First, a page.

Did you know that the gym is the leading place in which muscle fibers are torn? Real progress in terms of growth and strength occur after training has ended.
What is recovery?
People talk a lot about recovery, but what is it? Recovery begins the instant the last exercise in your training program ends, and it can last for days depending on the intensity of your workout. We generally recover on two levels: metabolic and structural.
Metabolic recovery involves restoring our reserves of glycogen, which is the form in which carbohydrates are stored to provide energy to the muscles.
Structural recovery entails the rebuilding of the muscle proteins damaged by intense training and fighting the damage caused by free radicals.
Nonetheless, with the right recovery techniques and some smart supplements, you can recover that drop in performance.
Here are a few strategies: nutritional recovery
Nutritional recovery directly following the workout: as you know by now, proteins and carbohydrates are crucial, both before and after your training sessions. According to one study published in the Journal of Applied Physiology, soldiers who consumed a mix of proteins, carbohydrates, and fats after a normal workout reported less muscle pain and suffered fewer injuries, infections, and heatstroke than those who ate only carbohydrates and fats or nothing at all after their exercise.
Supplementing with long-chain omega-3 fatty acids (EPHA and DHA) is also undoubtedly effective in decreasing inflammation in the body, improving mood and attention, reducing recovery times, and lowering the risk of injury. We can infer from this that it is extremely important to get a complete intake of nutrients in the period immediately following exercise.
Any advice? In the 30 minutes following physical activity, drink a shake of milk-derived proteins. Add anywhere from 40 to 80 g of quick-digesting carbohydrates, because unlike other times of the day, immediately after exercising carbohydrates are more recommended. For those who don’t know, quick-digesting carbohydrates are foods rich in starch and low in fiber, such as bread, rice, sweets, potatoes, breakfast cereals, snack foods, and sweet drinks.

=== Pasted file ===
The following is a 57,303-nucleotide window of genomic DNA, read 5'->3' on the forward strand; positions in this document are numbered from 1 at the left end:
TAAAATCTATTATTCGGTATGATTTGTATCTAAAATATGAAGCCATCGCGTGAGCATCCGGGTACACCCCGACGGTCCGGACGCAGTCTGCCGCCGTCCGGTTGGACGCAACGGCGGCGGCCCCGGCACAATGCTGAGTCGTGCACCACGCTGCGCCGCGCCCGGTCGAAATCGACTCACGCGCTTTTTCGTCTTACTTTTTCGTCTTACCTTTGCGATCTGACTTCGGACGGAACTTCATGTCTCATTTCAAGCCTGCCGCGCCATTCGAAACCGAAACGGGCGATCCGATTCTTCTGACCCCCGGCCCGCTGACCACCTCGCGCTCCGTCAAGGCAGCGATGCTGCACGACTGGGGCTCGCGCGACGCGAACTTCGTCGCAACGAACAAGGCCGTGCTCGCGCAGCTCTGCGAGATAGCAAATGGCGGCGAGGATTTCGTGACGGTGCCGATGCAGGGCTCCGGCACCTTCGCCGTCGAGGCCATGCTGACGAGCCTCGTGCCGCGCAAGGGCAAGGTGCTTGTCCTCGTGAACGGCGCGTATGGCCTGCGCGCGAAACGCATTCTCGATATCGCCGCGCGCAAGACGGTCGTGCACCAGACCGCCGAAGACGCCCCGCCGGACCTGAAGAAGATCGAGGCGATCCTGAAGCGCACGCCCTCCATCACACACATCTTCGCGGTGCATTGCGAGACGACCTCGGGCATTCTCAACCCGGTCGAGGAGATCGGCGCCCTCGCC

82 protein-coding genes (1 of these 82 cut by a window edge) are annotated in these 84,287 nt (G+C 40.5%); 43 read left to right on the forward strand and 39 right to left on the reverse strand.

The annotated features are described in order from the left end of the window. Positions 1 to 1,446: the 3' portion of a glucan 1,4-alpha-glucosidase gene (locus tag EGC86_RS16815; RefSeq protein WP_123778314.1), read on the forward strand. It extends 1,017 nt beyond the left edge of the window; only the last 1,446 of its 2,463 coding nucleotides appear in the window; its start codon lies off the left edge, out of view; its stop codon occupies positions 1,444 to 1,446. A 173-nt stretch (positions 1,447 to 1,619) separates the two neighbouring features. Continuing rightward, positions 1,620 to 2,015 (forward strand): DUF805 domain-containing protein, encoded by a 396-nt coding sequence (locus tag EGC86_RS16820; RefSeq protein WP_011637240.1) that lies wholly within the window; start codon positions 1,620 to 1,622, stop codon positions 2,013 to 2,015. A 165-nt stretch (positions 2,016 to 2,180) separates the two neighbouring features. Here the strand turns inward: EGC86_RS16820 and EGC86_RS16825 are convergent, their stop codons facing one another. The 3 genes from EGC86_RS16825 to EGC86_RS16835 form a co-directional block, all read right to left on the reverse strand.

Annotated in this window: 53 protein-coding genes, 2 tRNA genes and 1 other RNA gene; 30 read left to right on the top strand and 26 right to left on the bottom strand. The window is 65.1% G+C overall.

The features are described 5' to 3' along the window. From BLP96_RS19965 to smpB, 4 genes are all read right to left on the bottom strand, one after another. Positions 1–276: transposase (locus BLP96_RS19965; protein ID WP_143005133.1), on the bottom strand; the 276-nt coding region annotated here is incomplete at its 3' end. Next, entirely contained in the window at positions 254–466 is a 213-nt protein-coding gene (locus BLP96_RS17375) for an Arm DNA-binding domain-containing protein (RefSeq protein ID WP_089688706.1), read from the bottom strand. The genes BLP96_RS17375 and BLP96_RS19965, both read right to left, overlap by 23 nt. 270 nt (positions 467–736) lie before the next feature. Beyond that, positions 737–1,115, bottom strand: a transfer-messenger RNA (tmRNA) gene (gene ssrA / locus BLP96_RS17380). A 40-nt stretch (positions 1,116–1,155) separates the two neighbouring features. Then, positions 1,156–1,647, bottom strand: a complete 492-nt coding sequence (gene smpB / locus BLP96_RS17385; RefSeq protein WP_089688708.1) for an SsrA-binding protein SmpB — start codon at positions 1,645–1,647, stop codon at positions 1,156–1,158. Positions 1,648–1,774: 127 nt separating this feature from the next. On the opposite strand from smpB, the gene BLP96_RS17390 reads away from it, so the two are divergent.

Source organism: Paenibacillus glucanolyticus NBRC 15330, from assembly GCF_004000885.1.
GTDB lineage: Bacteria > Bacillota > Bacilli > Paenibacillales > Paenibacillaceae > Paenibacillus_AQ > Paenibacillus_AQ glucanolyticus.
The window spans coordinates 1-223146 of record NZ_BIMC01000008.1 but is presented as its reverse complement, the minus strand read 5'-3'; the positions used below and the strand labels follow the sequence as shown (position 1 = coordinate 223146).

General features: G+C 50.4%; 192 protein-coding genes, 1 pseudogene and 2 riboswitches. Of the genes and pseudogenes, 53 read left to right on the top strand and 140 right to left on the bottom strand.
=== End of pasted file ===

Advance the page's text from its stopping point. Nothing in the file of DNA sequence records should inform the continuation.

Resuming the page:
Always remember to consult your doctor if you have any intolerance, allergies, or illnesses.
Then, an hour or two after your post-workout shake, eat a meal based on highly digestible proteins, such as fish, eggs, and lean poultry, paired with slow-digesting carbohydrates like sweet potatoes, oats, pasta and rice, so long as they are strictly whole grain.
A Finnish study conducted by the Olympic Sports Research Institute indicated that treatment in hot water three times a week after intense athletic activity facilitates better muscular recovery than the same type of exercise without the treatment.
Another effective treatment is called contrast therapy (or contrast baths) and consists of alternating between hot and cold baths. Two recent studies from the Australian Institute of Sport in Canberra have shown that contrast hydrotherapy not only reduces muscle soreness in athletes, but also improves recovery and accelerates their reacquisition of strength and power. Before performing this type of physical recovery technique, you should always get your doctor’s permission if you have any circulatory or blood pressure issues.
For physical recovery, while rest is the most recommended, a yoga class or a session of just stretching with your personal trainer could also be helpful to you.
In fact, a study published in 2004 by the Journal of Strength & Conditioning Research indicates that a session of yoga or stretching after a workout that is particularly hard on the legs noticeably helps alleviate muscle pain and also keeps the stress hormone cortisol under control.